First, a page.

A second international actor on the Ukrainian Jewish stage has been Chabad (and, to a much lesser extent, other hasidic groups).   Many Chabad rabbis offer more than spiritual guidance (which is, in any case, irrelevant to most post-Soviet Jews); they also provide material aid in the form of various welfare services, such as nutrition programs for impoverished elderly Jews.    Additionally, Chabad rabbis sponsor day schools that, although not always presenting rigorous academic curricula, almost always offer safe learning environments with free or heavily subsidized hot lunches and transportation between school and home. Claiming to represent the entire Jewish population in the cities of their residence, many Chabad rabbis exert political influence in local governments.  In a number of Ukrainian cities and towns, the Chabad rabbi has been present since the collapse of the Soviet Union or shortly thereafter and remains a constant leadership figure in a time of turbulence. Although most of the veteran Chabad rabbis are respected, their influence in local Jewish life sometimes is resented.



88.  Also, several Christian or interfaith groups are engaged in assistance to Ukrainian Jews.  Several of the former are European Protestants sympathetic to Zionism.  In general, these groups have been most active in transporting Jews to Israel, often working collaboratively with the Jewish Agency for Israel, the organization designated by most of the international Jewish community as having official responsibility for such a task.  The International Fellowship of Christians and Jews recently began to operate an aliyah system of its own in competition with that of the Jewish Agency.  IFCJ also has been raising funds for some years among Christians in other countries in support of welfare needs of needy Ukrainian Jews; it sometimes provides funding to JDC and Chabad rabbis for their charitable work in Ukraine.



89.  In the latter part of the 1990's and the first decade of the 21st century, several new benefactors entered the nascent Jewish community scene.  First among them were Jewish oligarchs or "big men," individuals who had grown wealthy under post-Soviet conditions and were willing to share at least some of their riches with the communities in which they prospered or in which they had strong family ties.  Their initial Jewish connection usually was with the local rabbi, who often was the only respected Jewish leader in the area.


Some "big men" also established Jewish philanthropic organizations, few of which have been effective in building Jewish community.  The big man philanthropist usually insists on retaining total control over the work of the organization, unwilling to share authority or financial responsibility with others. 


Whatever the particular funding vehicle, big men philanthropists often display a style of leadership that is detrimental to building Jewish community.  Further, they may withdraw funding for a specific project because of a quarrel with another oligarch supporting the same cause.  The Philanthropic Fund of the Dnipropetrovsk [Chabad] Jewish Community is one of few contemporary Ukrainian Jewish funds that has had some success in both collecting and allocating community monies, but even it has lost some of its cohesion in the face of economic upheaval, continuing domination by a very small group of principal donors, and business rivalries among the key donors.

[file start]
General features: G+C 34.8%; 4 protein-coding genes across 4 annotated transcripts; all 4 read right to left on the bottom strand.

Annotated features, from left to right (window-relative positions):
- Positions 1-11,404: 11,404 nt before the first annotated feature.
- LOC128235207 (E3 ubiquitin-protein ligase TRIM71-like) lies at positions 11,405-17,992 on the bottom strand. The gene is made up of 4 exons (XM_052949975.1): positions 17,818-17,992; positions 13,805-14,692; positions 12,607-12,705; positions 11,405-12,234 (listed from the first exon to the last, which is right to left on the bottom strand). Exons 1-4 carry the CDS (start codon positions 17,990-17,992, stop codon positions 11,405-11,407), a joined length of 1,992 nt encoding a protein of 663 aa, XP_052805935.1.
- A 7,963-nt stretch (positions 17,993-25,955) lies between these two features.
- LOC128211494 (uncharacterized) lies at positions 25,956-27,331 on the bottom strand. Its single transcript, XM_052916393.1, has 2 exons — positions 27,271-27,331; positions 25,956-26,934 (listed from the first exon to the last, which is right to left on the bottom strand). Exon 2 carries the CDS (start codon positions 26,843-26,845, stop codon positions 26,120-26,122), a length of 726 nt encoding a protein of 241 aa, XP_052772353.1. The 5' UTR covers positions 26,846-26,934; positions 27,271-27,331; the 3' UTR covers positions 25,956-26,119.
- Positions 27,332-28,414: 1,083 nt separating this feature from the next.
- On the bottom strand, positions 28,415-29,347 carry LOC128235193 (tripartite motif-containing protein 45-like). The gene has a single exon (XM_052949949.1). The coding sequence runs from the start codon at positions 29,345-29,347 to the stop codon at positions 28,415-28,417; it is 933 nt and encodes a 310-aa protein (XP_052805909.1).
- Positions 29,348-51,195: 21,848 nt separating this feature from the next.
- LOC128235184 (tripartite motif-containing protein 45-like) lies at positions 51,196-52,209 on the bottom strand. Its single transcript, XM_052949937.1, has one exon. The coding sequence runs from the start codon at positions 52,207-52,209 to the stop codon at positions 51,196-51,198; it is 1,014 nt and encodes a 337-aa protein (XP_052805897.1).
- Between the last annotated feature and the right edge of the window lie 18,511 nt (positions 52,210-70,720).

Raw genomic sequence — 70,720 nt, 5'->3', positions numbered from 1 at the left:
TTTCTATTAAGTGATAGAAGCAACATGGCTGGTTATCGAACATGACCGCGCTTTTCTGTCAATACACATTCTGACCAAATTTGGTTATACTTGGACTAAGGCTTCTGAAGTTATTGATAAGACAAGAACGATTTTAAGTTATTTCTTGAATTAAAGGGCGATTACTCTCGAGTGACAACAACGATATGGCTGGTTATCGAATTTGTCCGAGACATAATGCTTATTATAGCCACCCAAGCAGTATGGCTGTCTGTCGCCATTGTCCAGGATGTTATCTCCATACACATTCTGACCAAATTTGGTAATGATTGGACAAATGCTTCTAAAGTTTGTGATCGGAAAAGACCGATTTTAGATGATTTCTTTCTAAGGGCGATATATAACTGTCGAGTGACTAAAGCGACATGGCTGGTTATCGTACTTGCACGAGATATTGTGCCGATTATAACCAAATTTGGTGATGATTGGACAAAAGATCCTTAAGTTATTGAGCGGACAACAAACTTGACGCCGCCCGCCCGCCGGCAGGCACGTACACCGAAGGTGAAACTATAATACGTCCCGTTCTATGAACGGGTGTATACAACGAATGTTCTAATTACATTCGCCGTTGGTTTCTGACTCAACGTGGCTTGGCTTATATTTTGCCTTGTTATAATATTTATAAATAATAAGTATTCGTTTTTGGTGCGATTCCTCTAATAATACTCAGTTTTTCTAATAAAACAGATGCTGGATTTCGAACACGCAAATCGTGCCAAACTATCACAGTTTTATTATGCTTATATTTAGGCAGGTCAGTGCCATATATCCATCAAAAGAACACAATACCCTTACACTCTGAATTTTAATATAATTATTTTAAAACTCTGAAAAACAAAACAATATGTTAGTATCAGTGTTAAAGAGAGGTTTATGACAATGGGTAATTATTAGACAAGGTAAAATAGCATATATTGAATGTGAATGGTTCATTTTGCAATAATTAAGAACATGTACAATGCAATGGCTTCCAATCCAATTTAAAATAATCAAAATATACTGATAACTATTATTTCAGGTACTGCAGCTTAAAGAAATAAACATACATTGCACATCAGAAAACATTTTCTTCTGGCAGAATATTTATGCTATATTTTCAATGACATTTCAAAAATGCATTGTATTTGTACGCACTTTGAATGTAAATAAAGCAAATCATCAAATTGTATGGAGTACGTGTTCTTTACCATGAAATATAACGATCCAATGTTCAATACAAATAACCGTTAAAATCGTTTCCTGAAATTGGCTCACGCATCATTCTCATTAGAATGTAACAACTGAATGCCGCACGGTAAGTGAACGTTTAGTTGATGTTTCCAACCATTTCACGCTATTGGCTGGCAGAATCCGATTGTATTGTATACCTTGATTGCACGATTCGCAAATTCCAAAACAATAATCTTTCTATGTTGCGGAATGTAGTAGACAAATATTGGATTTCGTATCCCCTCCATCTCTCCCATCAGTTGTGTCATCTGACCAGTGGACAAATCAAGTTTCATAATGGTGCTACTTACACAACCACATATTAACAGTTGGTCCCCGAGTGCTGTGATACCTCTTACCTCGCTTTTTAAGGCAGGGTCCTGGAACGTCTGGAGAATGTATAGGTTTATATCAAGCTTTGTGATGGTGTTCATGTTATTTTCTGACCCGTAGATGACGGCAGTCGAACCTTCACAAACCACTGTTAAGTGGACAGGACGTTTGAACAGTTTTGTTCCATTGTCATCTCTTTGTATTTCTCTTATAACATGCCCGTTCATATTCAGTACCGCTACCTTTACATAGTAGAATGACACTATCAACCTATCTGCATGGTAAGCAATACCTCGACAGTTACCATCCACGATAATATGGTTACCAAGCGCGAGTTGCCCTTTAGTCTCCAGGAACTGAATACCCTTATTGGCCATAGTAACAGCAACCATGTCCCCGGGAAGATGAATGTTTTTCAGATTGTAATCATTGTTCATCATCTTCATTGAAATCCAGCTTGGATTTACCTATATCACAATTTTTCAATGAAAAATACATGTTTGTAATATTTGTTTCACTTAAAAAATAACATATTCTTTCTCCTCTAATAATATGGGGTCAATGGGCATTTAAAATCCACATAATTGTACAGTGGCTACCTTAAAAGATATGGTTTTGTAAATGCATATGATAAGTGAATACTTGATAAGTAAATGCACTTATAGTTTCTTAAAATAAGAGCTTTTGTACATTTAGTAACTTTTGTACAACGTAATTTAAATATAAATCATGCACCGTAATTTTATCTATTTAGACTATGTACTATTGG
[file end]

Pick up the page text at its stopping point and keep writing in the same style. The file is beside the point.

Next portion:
90.  Apart from oligarchs, indigenous individuals and groups of more modest income are forming their own Ukrainian Jewish organizations.  Sometimes, these emerging organizations develop organically from a small local initiative.  Some groups are an outgrowth of a Jewish Agency incubator project or stem from connections made at a Limmud conference, Project Kesher program, or Moishe House.  Some may incorporate both Jewish-focus and general program elements.  It is likely that most will require a period of time in which to evaluate mission and priorities.


Some indigenous Jewish organizations may prosper over the years and become effective institutions in building local Jewish community.  Certainly many Ukrainian Jews have developed skills enabling them to operate health and human services organ-izations, Jewish education ventures, and Jewish culture programs.  To be successful in developing their own Jewish community structures, they will require initial financial support and perhaps modest professional assistance from overseas Jews who are committed to Ukrainian Jewish independence.  Continuing foreign domination in the management of welfare and other services for the Jewish population is anachronistic.  A consequence of the emergence and empowerment of indigenous Ukrainian Jewish leadership will be a reduction in influence of Ukrainian Jewish "big men" and some powerful rabbis.



91.  For now, the departure of educated Jewish young adults is likely to continue, leaving behind an increasingly older Jewish population still dependent on international support.  The Jewish middle class, in common with the Ukrainian middle class in general, has almost disappeared and is unlikely to recover until Ukraine itself recovers.





Betsy Gidwitz

Chicago, Illinois

May 10, 2016


Unless otherwise indicated, all photographs and translations are by the writer.

Modified Ukrainian orthography generally is favored over Russian orthography.